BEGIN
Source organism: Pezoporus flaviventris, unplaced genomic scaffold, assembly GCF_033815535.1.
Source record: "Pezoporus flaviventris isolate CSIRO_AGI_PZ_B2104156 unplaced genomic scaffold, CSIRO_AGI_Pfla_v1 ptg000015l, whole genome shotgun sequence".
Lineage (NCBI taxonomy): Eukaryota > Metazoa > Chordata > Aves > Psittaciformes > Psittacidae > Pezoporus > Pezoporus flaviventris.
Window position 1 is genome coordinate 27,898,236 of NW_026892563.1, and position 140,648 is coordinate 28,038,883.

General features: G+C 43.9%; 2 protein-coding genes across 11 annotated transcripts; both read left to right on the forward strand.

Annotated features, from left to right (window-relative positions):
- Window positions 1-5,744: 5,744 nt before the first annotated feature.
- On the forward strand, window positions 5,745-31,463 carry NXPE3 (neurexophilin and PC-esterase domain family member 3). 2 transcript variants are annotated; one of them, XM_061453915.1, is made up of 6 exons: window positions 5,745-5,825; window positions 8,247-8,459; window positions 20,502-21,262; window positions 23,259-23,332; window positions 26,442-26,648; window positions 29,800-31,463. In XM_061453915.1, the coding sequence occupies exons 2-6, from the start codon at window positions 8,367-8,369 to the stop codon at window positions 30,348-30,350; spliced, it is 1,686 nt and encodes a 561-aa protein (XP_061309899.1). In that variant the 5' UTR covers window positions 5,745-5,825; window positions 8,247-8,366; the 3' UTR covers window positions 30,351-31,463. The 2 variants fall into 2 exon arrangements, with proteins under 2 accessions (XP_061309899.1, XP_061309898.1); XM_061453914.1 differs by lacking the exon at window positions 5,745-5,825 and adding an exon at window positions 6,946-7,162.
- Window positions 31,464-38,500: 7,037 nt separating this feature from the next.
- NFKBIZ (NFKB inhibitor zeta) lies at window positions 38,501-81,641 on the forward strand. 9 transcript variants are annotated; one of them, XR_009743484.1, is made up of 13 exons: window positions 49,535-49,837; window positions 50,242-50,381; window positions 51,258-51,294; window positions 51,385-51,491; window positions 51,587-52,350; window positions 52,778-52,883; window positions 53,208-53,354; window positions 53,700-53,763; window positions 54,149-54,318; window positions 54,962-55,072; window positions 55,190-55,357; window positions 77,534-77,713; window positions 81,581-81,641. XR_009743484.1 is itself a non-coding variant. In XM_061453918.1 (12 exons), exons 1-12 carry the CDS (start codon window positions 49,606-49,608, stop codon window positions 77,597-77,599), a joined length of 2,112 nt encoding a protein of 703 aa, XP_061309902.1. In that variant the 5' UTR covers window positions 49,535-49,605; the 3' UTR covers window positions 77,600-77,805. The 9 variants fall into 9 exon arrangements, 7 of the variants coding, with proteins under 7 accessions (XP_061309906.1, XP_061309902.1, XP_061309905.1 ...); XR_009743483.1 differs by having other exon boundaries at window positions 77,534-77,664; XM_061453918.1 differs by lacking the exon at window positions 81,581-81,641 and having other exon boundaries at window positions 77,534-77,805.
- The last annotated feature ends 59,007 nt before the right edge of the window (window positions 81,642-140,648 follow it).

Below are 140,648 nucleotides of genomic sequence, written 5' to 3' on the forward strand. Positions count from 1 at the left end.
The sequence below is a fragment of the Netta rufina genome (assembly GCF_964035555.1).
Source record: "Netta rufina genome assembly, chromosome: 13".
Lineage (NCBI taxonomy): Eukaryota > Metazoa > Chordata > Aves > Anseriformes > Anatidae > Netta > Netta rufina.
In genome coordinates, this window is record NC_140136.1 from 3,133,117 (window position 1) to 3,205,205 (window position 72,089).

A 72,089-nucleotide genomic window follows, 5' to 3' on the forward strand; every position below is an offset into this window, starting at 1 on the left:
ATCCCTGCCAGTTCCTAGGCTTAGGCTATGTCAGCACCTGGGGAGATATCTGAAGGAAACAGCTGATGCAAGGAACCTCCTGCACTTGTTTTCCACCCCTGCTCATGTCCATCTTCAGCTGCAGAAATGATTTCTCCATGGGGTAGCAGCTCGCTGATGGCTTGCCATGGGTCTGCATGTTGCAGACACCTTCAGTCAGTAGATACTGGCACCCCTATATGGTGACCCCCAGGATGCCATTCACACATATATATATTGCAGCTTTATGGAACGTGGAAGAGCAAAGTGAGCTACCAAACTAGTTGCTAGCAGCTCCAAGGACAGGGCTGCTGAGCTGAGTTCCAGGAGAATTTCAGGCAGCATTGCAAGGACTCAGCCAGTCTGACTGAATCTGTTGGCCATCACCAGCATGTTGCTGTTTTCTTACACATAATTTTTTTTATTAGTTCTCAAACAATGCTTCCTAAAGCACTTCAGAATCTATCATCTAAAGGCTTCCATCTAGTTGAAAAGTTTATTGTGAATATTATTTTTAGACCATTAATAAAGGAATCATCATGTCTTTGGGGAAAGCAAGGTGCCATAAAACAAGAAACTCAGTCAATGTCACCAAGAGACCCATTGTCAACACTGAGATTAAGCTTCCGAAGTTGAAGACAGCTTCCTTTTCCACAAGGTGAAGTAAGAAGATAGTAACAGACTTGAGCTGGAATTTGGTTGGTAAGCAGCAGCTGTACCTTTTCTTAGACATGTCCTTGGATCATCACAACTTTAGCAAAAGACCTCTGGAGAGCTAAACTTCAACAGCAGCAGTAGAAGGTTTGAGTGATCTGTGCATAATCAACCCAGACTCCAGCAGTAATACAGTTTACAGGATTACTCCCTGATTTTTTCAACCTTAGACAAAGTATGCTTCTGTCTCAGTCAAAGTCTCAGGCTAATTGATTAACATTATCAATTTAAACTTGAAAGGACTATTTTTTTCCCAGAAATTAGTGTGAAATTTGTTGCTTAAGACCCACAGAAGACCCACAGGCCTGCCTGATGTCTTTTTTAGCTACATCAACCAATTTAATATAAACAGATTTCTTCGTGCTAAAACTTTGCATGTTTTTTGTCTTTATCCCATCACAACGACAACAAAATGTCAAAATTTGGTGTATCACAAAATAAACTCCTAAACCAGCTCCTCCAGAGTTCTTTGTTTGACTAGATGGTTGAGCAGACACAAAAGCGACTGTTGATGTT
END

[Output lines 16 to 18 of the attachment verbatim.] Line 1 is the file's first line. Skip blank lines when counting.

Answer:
In genome coordinates, this window is record NC_140136.1 from 3,133,117 (window position 1) to 3,205,205 (window position 72,089).

A 72,089-nucleotide genomic window follows, 5' to 3' on the forward strand; every position below is an offset into this window, starting at 1 on the left:
ATCCCTGCCAGTTCCTAGGCTTAGGCTATGTCAGCACCTGGGGAGATATCTGAAGGAAACAGCTGATGCAAGGAACCTCCTGCACTTGTTTTCCACCCCTGCTCATGTCCATCTTCAGCTGCAGAAATGATTTCTCCATGGGGTAGCAGCTCGCTGATGGCTTGCCATGGGTCTGCATGTTGCAGACACCTTCAGTCAGTAGATACTGGCACCCCTATATGGTGACCCCCAGGATGCCATTCACACATATATATATTGCAGCTTTATGGAACGTGGAAGAGCAAAGTGAGCTACCAAACTAGTTGCTAGCAGCTCCAAGGACAGGGCTGCTGAGCTGAGTTCCAGGAGAATTTCAGGCAGCATTGCAAGGACTCAGCCAGTCTGACTGAATCTGTTGGCCATCACCAGCATGTTGCTGTTTTCTTACACATAATTTTTTTTATTAGTTCTCAAACAATGCTTCCTAAAGCACTTCAGAATCTATCATCTAAAGGCTTCCATCTAGTTGAAAAGTTTATTGTGAATATTATTTTTAGACCATTAATAAAGGAATCATCATGTCTTTGGGGAAAGCAAGGTGCCATAAAACAAGAAACTCAGTCAATGTCACCAAGAGACCCATTGTCAACACTGAGATTAAGCTTCCGAAGTTGAAGACAGCTTCCTTTTCCACAAGGTGAAGTAAGAAGATAGTAACAGACTTGAGCTGGAATTTGGTTGGTAAGCAGCAGCTGTACCTTTTCTTAGACATGTCCTTGGATCATCACAACTTTAGCAAAAGACCTCTGGAGAGCTAAACTTCAACAGCAGCAGTAGAAGGTTTGAGTGATCTGTGCATAATCAACCCAGACTCCAGCAGTAATACAGTTTACAGGATTACTCCCTGATTTTTTCAACCTTAGACAAAGTATGCTTCTGTCTCAGTCAAAGTCTCAGGCTAATTGATTAACATTATCAATTTAAACTTGAAAGGACTATTTTTTTCCCAGAAATTAGTGTGAAATTTGTTGCTTAAGACCCACAGAAGACCCACAGGCCTGCCTGATGTCTTTTTTAGCTACATCAACCAATTTAATATAAACAGATTTCTTCGTGCTAAAACTTTGCATGTTTTTTGTCTTTATCCCATCACAACGACAACAAAATGTCAAAATTTGGTGTATCACAAAATAAACTCCTAAACCAGCTCCTCCAGAGTTCTTTGTTTGACTAGATGGTTGAGCAGACACAAAAGCGACTGTTGATGTT